Breaking up with a client is something all personal injury attorneys do on a fairly regular basis. A lot of cases look promising.  But an investigation and review of the medical records can sometimes paint a very different picture.  This is particularly true in medical malpractice cases where the medical records read differently from what the patient remembers or believes.

For the most part, lawyers are free, as the client is, to sever the attorney-client relationship.  If you have already filed a lawsuit for the client, things are a bit more complicated because you will need to get court permission before withdrawing from the case.  Before a case is actually filed, however, breaking up is a lot easier.

Maryland Ethical Rules

appellate court decision reversalI’m also fired up for a new year of appellate opinions.  Something about having a new year on a case that just seems exciting to me.  (In an unrelated note, I have four kids and few hobbies.)  But there have been few tort related appellate opinions this year to get me fired up.

Anyway, the Maryland Court of Appeals recently decided a Sutton-Witherspoon v. S.A.F.E Management, a case that is factually interesting to almost all of us in Baltimore.

Facts of Case: An Out-of-Control Victory Parade

The Maryland Court of Special Appeals took an interesting look at the scope of settlement releases in Harvey v. City Homes, Inc last week.  The case has some important reminders for Maryland plaintiffs’ attorneys that the case is not over after a settlement or verdict because the language of the release may be critical if the victim has future potential claims.  Continue reading

In Duckett-Murray v. Encompass Ins. Co. of Am., Encompass did its best effort to refuse coverage when its insured needed it after thirty years of receiving premiums from its insured.

This has to be the least shocking development since Kim Kardashian’s last divorce.  Listen, unlike a lot of lawyers, I understand when insurance companies fight like crazy in third party claims where the claimant is not their client. But this is a case where the family had been paying premiums for almost 30 years.  When an insurance company loses an appellate case on coverage involving their own insured, they should be ashamed of themselves.  Sure, perhaps it is a close call.  But don’t you want to err in favor of your own client?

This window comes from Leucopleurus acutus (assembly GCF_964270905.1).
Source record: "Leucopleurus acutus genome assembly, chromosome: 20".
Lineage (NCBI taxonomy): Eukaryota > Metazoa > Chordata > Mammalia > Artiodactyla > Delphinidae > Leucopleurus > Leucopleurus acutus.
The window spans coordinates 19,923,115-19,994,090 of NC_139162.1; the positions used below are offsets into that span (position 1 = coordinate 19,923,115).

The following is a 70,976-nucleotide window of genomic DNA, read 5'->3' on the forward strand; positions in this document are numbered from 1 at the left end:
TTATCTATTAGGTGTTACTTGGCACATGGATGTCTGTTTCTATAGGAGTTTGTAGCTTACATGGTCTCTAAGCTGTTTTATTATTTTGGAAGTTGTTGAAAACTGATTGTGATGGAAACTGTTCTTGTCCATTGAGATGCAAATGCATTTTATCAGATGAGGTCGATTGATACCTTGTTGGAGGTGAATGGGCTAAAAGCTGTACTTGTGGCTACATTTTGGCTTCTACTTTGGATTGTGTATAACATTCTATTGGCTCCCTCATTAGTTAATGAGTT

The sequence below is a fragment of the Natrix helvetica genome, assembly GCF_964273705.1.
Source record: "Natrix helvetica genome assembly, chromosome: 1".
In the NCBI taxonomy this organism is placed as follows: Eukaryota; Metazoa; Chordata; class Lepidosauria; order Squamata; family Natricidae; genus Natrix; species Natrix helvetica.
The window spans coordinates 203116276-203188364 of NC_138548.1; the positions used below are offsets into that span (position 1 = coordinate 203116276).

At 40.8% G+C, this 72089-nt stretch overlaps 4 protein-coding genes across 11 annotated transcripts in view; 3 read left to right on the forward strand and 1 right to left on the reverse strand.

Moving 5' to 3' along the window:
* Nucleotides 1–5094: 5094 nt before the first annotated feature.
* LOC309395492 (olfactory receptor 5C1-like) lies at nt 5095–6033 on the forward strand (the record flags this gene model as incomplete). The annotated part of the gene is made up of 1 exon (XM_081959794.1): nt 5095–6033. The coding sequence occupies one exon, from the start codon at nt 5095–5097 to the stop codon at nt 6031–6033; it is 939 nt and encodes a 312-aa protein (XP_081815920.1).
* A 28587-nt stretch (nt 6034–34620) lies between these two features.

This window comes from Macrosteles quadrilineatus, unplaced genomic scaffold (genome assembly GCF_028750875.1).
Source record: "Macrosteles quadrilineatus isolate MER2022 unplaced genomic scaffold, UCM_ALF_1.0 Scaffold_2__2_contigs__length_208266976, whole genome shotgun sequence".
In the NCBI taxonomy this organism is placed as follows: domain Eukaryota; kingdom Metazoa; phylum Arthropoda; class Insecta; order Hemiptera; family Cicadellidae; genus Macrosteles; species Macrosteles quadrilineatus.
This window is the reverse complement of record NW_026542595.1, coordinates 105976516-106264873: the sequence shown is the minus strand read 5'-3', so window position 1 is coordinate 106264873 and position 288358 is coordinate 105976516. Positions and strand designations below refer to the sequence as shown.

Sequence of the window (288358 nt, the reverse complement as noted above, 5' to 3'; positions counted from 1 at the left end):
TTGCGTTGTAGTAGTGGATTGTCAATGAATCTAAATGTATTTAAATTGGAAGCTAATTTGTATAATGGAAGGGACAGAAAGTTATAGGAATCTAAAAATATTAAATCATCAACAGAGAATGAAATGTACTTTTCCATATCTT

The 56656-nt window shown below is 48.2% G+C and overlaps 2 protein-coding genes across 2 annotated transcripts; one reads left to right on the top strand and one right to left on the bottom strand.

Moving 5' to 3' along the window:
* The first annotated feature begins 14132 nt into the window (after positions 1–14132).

Thankfully, the Court of Special Appeals ruled for the victim.  The key take-home lesson here is if there is any question about an umbrella or uninsured coverage, turn over every last stone. Because there is a real good chance you will find a path to move coverage.

I’ve complained to you (all 14 of you) for years about Maryland’s ridiculous refusal to adopt dram shop laws to allow lawsuits against bars and restaurants who knowingly serve drunk people who then go out and hurt of kill someone.  A divided Court of Appeals says the Legislature should take the first step.  The legislature bows to the National Resturant Association lobbyists because there is no dead kids lobbying group that contributes money to Maryland General Assembly elections (except for MADD which does an outstanding job with few resources).

The court took a baby step in the right direction this month when it issued an opinion in two cases involving underage drinking that creates a path for victims and their families to bring civil lawsuits against adults who serve children alcohol.

This is a big step forward.  The Maryland Court of Appeals has previously found that social host liability is a near relative of a Dram Shop liability.  So it is not hard to imagine the court extending the reasoning of these cases as a logical move towards dram shop laws.  It is also noteworthy that Judge Sally D. Adkins wrote the opinion.  Judge Adkins wrote an amazing dissent in the last big dram shop case that came before the court, arguing that the law had to be changed because too many Marylanders were unnecessarily dying because drunk people are being over-served in our bars and our restaurants. It could just be me, but I think this is a sign that Judge Adkins’ thinking will soon carry the day.